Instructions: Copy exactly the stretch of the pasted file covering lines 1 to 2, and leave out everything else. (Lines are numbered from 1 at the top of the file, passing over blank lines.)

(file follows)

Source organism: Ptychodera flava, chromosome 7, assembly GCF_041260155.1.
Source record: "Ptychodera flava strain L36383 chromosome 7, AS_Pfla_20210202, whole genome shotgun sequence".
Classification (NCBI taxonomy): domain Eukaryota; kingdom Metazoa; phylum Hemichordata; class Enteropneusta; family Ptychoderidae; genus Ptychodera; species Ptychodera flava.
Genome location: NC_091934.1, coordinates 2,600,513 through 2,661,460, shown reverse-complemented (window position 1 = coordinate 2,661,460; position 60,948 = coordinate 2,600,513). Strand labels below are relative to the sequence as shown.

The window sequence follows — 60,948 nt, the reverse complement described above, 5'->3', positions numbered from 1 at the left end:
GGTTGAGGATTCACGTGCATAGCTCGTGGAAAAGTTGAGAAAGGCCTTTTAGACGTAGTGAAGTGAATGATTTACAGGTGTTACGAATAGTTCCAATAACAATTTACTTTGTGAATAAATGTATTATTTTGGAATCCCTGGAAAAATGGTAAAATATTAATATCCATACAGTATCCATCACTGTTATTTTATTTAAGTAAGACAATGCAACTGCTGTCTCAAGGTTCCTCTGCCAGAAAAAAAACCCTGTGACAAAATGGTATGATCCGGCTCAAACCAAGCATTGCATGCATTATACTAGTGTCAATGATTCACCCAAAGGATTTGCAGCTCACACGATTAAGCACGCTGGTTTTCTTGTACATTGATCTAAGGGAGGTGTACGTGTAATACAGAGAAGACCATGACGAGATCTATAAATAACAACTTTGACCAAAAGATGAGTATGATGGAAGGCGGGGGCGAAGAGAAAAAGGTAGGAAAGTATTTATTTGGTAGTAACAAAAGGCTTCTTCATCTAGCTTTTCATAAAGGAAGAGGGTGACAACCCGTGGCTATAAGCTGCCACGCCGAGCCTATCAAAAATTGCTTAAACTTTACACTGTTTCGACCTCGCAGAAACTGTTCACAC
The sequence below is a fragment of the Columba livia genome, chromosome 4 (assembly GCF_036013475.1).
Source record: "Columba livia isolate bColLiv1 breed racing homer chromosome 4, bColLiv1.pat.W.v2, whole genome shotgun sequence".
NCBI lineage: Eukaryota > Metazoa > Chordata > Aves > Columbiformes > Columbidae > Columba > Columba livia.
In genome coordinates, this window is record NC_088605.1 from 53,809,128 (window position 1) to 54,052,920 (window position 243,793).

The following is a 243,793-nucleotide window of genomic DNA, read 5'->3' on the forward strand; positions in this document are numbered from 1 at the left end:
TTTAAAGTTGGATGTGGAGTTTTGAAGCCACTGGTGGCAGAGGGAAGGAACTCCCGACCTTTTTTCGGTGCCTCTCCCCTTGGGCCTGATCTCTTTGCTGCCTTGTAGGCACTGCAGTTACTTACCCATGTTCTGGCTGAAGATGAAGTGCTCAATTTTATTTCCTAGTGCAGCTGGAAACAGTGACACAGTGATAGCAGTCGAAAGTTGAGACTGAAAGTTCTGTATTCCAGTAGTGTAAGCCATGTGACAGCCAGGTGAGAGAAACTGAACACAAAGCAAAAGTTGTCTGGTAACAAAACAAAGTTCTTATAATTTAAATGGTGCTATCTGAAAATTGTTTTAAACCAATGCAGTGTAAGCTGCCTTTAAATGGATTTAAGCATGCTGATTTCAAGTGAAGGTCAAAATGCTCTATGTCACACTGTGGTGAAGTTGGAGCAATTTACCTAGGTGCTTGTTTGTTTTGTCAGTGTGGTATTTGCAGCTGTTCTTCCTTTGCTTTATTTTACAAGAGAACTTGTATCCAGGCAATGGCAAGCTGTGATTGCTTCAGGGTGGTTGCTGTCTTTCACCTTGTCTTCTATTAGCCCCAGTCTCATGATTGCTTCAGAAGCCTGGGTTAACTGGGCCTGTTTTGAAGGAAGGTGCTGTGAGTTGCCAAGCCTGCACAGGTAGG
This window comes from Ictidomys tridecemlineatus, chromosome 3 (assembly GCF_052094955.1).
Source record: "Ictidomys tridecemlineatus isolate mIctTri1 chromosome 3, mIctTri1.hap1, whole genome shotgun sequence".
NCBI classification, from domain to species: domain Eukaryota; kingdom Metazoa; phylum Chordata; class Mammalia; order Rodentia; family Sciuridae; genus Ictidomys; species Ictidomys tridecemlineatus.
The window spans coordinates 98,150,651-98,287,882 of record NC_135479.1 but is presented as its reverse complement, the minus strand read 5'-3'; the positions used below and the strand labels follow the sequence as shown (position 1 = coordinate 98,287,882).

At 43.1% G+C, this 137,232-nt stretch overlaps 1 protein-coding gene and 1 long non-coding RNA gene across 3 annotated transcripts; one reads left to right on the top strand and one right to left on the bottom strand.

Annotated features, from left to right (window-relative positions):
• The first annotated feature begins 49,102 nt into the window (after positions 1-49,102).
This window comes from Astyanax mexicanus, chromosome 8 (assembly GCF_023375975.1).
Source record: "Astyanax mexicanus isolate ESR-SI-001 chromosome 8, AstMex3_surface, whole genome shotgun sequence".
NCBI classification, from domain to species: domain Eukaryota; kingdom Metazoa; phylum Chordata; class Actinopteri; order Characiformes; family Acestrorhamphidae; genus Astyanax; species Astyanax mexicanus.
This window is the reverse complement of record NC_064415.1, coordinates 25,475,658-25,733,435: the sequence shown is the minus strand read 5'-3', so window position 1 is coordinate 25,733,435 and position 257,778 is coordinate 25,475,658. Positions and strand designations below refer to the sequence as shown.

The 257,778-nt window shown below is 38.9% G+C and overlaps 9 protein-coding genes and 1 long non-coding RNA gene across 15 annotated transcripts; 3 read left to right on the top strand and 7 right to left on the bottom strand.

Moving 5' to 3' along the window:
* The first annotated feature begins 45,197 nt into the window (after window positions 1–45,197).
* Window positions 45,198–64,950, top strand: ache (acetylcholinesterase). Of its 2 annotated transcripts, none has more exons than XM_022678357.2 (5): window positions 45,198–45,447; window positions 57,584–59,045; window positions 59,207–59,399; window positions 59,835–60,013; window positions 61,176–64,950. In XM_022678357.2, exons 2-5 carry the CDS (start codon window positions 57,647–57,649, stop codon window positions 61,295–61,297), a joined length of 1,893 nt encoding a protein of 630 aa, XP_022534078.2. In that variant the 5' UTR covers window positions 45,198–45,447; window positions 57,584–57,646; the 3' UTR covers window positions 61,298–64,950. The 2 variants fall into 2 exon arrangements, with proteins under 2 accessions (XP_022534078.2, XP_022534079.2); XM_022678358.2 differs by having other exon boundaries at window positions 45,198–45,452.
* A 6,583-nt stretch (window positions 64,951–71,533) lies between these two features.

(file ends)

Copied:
Source organism: Ptychodera flava, chromosome 7, assembly GCF_041260155.1.
Source record: "Ptychodera flava strain L36383 chromosome 7, AS_Pfla_20210202, whole genome shotgun sequence".